Trauma of Chennai Floods in Mudras and Bhavanas

Known for her choreography and incorporation of new ideas into her performances, Srinidhi Chidambaram has over 500 performances to her credit. In her latest piece, she questions Mother Nature about the recent deluge

Published: 31st December 2015 03:46 AM  |   Last Updated: 31st December 2015 03:46 AM   |  A+A-


CHENNAI: From playing the role of Bharatha in the play Shakuntalam at the age of five to being the youngest recipient of the Nrithya Choodamani award, Dr Srinidhi Karti Chidambaram has carved a niche for herself over the years. Stepping into the field of Bharatanatyam at the age of four, the exponent says that dance instilled good values apart from the art itself.

Having always had dance by her side through childhood, school, medical college, marriage, motherhood and healthcare career, she says, “Bharatanatyam has taught me a lot apart from art. It has taught me the value of hard work, perseverance, commitment, professionalism, spirituality and focus. Apart from this, it has ingrained a spirit of appreciating all that is beautiful and artistic.”

A disciple of late Swamimalai Rajrathinam Pillai, she practices the Vazhuvoor style of dancing, a fluid and graceful style that emphasises pace and catchy pieces. “My Guru, added a lot from the Pandanallur and Thanjavur styles to Vazhuvoor. This added a lot of precision, austerity, geometry and perfection to the style,” she shares.

Having received awards, from Kalaimamani to Nritya Choodamani, she says analysing a performance makes her improve in the art. “I always find room for improvement. The love and encouragement my husband showered on me, and the support I’ve received from my daughter, mom and my in-laws makes me forget the number of hats I actually wear,” she says.

The Bharatanatyam exponent and vice president of Health Communications and International Patients at Apollo Hospitals  is often asked how she maintains her work-life balance. “I love what I do and do what I love. That’s really the secret. I love dancing, I also love working at Apollo Hospitals and being part of a great hospital environment,” she shares.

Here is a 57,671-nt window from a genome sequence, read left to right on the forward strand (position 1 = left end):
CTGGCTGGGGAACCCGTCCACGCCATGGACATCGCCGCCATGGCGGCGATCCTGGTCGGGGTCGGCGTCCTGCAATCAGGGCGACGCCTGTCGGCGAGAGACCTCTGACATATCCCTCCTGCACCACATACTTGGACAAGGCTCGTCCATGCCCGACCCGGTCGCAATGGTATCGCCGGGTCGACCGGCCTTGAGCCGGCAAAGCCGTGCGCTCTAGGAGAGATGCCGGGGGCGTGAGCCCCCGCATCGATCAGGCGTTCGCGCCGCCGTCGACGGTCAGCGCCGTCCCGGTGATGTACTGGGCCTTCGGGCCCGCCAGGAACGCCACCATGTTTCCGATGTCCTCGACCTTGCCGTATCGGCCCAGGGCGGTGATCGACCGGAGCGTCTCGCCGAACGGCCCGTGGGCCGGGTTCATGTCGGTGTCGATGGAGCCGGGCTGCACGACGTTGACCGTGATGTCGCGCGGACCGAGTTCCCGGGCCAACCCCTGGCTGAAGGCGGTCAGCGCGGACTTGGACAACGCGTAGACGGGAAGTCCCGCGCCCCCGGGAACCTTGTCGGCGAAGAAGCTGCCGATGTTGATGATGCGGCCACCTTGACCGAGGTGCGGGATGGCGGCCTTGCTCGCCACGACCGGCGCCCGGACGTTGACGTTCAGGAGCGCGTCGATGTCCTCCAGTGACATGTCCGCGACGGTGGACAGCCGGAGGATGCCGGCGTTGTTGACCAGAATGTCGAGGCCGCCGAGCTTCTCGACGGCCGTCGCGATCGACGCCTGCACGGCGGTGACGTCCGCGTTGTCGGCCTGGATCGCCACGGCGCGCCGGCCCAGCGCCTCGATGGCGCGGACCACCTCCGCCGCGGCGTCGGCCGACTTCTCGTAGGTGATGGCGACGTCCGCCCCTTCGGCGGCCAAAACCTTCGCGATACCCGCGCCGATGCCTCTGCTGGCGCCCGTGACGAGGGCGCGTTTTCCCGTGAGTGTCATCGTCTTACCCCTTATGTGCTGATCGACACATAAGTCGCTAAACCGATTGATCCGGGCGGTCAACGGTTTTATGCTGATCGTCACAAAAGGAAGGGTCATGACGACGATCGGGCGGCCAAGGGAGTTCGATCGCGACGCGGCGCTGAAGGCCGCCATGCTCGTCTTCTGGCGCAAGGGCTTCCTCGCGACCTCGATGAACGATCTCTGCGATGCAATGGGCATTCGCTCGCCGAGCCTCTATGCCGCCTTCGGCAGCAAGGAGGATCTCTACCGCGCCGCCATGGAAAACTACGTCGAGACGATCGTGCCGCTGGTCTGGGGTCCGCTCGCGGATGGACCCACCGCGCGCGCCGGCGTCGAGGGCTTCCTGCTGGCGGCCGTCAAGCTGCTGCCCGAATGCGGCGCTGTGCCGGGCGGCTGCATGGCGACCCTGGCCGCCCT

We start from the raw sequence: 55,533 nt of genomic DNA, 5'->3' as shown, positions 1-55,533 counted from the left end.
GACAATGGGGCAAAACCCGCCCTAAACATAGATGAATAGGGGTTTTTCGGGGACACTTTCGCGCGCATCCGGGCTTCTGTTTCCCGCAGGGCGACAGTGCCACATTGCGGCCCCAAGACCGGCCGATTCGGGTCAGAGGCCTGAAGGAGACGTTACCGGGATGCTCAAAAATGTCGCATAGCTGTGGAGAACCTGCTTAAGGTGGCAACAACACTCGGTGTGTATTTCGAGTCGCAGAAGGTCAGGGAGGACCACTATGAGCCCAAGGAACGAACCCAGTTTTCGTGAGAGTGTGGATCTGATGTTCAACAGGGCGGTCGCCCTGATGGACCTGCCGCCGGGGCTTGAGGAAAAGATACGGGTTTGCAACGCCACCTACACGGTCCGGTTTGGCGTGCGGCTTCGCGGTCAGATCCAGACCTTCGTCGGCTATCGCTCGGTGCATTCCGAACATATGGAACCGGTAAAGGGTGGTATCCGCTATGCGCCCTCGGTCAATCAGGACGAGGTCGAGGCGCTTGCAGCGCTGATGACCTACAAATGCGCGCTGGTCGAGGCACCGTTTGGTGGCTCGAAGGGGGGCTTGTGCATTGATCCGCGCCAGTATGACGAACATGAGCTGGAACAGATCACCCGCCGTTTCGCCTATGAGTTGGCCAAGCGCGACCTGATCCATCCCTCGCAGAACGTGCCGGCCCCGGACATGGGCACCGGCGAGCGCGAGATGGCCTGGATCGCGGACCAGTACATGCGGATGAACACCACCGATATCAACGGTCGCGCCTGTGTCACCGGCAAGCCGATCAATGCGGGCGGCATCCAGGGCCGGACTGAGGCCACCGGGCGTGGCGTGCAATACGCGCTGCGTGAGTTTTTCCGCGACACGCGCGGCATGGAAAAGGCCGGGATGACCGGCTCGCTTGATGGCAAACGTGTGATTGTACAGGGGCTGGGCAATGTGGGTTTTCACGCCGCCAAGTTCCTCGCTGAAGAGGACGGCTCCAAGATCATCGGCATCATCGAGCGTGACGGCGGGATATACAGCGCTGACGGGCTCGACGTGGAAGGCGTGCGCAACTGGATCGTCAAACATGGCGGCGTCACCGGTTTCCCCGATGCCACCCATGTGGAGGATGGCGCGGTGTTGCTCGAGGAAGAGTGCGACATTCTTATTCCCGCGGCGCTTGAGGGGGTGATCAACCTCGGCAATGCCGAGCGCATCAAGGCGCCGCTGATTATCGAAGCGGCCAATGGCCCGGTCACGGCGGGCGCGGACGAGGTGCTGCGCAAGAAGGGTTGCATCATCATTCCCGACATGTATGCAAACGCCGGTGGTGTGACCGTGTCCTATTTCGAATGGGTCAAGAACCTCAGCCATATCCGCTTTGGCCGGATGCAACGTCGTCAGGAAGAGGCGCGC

With over 500 performances to her credit, Srinidhi practices, choreographs and incorporates new ideas and movements. “I believe that an artist should not live in a cocoon. The more one is part of the real world, the more interesting the dance becomes,” she shares.

Touched by the response that she received recently for performing to a piece on the Chennai floods, she says, “The piece depicts the horror of the Chennai floods and a query to Mother Nature is posted: why she waged such a war on us.”

What happens in the end? “Finally Mother Nature advises us to respect waterways, not close up lakes and build homes on them, and not clog our rivers with sewage.” Srinidhi says that the poem penned by poet Vairamuthu is close to reality.

A religious person, she shares that Bharatanatyam is extremely spiritual and performing on every stage becomes suffused with the spirit of Bhakti. “Dancing at Tirumala, Chidambaram, the Kapalishwara temple have been extraordinarily special and spiritual experiences,” she says.

Talking about the Margazhi season debate that ensued, she says, “Each to their own. Every artiste reacted in the way they thought best. As my musical team was keen to perform I decided to go ahead.” In this year’s performance she aims to give a special twist to add to the appeal of the Margam. Her next performance is scheduled on January 13, 2016 at Vani Mahal.

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